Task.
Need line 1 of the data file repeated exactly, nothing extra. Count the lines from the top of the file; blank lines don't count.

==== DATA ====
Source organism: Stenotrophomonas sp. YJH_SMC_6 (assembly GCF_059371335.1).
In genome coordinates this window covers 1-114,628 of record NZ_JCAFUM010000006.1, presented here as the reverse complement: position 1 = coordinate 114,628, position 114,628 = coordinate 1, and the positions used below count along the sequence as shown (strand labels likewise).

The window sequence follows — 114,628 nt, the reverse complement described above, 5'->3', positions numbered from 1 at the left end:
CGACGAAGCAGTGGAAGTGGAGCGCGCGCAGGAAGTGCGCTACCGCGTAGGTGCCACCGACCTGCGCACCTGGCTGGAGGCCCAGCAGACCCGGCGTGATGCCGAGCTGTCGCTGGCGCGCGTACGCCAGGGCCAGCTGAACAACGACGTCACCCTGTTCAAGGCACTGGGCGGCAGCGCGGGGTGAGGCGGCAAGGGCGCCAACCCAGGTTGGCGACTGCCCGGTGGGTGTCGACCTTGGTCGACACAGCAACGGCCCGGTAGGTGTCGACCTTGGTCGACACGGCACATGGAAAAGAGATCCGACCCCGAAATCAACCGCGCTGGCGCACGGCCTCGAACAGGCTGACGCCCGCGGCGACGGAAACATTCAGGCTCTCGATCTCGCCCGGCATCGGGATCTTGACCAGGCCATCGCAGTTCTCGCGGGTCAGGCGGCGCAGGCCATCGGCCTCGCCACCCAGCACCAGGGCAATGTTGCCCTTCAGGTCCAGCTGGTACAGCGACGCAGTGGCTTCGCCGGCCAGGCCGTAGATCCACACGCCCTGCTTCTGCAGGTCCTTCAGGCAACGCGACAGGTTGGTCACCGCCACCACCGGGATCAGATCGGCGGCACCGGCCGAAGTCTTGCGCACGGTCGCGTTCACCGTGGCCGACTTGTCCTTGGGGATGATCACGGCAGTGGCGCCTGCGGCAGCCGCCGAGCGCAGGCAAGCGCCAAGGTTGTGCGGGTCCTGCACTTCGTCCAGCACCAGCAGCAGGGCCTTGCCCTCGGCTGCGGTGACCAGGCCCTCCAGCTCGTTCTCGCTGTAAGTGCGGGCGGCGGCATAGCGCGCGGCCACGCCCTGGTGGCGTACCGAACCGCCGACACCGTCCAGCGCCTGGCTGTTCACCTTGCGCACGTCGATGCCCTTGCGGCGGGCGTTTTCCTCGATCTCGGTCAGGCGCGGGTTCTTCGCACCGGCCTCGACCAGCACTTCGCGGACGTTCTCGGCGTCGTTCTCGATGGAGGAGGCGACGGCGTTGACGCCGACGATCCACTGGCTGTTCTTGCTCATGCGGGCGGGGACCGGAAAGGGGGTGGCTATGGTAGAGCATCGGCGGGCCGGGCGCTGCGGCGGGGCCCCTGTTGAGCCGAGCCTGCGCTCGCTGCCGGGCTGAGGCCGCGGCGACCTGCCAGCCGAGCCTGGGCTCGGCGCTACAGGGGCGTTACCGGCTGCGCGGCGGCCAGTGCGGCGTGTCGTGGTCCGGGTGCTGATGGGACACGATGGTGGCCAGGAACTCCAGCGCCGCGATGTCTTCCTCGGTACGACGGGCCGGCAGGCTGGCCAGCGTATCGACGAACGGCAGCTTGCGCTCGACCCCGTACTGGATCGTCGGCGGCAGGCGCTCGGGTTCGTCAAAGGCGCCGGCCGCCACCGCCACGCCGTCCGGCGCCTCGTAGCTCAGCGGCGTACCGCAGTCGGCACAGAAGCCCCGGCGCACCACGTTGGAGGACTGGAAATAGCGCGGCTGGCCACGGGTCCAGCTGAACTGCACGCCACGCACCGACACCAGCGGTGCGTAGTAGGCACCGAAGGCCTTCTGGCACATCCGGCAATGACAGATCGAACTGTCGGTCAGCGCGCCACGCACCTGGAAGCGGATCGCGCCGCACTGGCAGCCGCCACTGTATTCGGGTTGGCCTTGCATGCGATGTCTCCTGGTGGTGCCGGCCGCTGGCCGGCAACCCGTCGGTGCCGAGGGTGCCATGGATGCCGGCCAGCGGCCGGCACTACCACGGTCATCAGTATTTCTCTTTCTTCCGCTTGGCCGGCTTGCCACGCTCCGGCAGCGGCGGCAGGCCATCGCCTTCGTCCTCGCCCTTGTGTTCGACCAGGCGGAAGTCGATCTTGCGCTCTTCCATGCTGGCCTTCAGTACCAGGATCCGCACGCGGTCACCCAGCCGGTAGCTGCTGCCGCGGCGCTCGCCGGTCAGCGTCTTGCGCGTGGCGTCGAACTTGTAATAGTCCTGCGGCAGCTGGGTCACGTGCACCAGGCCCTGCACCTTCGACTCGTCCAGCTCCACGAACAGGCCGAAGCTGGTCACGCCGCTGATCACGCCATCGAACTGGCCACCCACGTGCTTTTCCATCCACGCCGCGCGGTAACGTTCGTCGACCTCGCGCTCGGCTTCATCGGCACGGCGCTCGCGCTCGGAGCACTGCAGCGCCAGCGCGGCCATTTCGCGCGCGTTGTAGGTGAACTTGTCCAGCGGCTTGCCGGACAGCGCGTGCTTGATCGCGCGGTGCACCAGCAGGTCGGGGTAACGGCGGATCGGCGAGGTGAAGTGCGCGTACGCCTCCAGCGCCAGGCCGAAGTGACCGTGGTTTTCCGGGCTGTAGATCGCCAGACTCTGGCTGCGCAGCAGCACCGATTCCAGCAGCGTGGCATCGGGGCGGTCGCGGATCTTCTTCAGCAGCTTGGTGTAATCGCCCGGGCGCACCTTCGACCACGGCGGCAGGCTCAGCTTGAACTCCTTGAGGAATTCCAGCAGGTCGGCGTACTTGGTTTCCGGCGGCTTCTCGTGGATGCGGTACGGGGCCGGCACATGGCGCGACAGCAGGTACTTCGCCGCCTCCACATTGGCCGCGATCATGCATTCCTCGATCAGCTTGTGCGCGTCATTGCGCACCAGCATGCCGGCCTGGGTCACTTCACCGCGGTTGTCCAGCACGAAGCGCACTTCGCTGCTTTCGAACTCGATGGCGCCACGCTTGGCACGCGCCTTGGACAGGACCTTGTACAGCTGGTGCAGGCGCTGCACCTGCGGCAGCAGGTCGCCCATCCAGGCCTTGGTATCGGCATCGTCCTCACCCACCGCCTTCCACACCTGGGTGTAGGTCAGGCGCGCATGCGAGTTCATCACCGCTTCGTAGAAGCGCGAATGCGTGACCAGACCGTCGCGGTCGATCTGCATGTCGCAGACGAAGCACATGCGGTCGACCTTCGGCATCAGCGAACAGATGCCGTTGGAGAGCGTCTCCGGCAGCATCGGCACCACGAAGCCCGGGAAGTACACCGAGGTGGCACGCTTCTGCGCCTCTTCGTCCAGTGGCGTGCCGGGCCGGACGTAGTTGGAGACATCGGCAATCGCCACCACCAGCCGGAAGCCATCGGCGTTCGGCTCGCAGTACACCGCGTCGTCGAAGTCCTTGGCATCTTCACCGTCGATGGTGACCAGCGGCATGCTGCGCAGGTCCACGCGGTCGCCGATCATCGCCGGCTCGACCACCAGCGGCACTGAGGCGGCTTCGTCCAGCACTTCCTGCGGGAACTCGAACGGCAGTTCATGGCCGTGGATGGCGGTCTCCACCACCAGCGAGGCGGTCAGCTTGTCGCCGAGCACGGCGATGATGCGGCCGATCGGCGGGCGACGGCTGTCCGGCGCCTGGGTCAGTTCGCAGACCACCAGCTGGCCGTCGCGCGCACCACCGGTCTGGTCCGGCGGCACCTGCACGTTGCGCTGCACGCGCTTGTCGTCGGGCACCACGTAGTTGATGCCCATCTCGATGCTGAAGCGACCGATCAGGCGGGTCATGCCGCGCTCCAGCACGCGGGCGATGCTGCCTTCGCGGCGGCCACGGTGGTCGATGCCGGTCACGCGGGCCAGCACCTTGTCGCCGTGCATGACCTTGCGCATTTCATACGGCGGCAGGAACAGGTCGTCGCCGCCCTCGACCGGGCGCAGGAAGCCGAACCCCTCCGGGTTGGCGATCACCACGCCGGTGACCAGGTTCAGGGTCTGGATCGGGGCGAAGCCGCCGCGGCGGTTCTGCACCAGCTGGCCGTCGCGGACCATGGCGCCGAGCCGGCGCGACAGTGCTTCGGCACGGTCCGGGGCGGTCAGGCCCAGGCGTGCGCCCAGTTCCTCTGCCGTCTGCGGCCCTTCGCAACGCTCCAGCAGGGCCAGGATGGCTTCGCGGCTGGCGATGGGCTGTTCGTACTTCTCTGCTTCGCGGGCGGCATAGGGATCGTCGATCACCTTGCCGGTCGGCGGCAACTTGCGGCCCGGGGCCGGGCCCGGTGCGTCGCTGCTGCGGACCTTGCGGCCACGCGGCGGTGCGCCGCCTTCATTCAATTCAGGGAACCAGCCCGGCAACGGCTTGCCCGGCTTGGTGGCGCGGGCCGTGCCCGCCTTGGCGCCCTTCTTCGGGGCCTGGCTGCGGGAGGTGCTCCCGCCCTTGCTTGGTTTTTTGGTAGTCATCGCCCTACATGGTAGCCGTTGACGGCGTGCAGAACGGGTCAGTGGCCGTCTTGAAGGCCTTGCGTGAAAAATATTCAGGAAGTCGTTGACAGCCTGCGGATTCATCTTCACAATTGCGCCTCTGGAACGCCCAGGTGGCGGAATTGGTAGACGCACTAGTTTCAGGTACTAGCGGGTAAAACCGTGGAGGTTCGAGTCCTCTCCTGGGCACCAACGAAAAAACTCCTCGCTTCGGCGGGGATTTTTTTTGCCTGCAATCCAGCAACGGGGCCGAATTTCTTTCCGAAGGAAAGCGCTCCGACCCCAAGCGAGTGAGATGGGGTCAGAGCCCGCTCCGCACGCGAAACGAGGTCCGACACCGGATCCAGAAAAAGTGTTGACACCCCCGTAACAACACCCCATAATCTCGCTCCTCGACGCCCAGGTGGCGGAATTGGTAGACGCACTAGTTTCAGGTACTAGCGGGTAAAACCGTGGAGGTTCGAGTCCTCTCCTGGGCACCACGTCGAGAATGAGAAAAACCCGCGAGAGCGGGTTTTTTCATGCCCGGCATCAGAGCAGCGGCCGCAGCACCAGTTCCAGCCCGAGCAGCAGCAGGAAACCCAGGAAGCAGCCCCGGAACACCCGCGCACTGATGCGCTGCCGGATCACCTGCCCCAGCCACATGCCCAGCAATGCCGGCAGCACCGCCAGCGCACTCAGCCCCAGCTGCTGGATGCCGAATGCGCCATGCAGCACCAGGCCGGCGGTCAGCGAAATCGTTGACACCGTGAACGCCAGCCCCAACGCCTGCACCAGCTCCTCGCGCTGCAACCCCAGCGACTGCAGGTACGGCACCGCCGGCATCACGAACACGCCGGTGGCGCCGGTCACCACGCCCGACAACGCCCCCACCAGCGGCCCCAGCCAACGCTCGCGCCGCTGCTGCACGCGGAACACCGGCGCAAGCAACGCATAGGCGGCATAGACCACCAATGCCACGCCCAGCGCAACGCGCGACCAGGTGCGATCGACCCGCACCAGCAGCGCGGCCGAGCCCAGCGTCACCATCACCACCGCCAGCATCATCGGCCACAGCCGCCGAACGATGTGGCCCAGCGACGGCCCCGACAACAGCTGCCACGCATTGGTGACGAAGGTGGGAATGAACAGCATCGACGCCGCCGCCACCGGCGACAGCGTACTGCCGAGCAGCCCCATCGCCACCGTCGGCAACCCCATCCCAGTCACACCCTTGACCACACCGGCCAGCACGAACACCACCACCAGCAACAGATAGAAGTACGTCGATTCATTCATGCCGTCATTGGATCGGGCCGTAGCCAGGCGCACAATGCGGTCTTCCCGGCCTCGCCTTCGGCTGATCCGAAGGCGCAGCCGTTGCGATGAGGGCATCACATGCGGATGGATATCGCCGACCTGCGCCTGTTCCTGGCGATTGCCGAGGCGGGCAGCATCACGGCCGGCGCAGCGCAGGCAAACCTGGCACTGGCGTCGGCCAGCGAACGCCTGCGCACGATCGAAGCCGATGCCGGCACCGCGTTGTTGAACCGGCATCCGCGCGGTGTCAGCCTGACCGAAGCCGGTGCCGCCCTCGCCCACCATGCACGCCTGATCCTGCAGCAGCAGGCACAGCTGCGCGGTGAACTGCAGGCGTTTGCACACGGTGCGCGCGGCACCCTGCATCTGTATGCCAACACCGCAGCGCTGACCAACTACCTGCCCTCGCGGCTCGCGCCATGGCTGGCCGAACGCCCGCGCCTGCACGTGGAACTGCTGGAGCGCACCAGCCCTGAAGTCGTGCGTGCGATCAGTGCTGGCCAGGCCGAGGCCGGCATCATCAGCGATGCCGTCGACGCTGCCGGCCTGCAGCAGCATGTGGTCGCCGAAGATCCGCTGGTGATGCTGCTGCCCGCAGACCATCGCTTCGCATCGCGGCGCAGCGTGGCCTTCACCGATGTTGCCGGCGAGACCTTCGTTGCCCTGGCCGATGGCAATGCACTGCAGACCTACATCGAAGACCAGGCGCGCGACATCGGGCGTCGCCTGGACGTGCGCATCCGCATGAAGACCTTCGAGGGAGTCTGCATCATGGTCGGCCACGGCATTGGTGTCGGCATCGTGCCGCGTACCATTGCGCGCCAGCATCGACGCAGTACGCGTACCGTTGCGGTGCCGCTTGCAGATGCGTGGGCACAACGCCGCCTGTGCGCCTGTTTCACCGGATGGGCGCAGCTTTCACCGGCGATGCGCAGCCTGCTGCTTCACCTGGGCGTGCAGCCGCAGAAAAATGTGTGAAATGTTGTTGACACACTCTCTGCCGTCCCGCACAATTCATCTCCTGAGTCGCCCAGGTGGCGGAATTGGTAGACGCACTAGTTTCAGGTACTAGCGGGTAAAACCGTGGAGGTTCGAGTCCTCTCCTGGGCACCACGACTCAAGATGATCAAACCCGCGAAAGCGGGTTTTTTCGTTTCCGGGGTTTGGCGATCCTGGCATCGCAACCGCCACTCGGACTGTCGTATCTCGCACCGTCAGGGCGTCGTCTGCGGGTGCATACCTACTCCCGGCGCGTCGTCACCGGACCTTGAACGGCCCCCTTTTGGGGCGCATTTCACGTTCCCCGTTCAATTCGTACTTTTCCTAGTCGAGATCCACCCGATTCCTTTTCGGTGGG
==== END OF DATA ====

Source organism: Stenotrophomonas sp. YJH_SMC_6 (assembly GCF_059371335.1).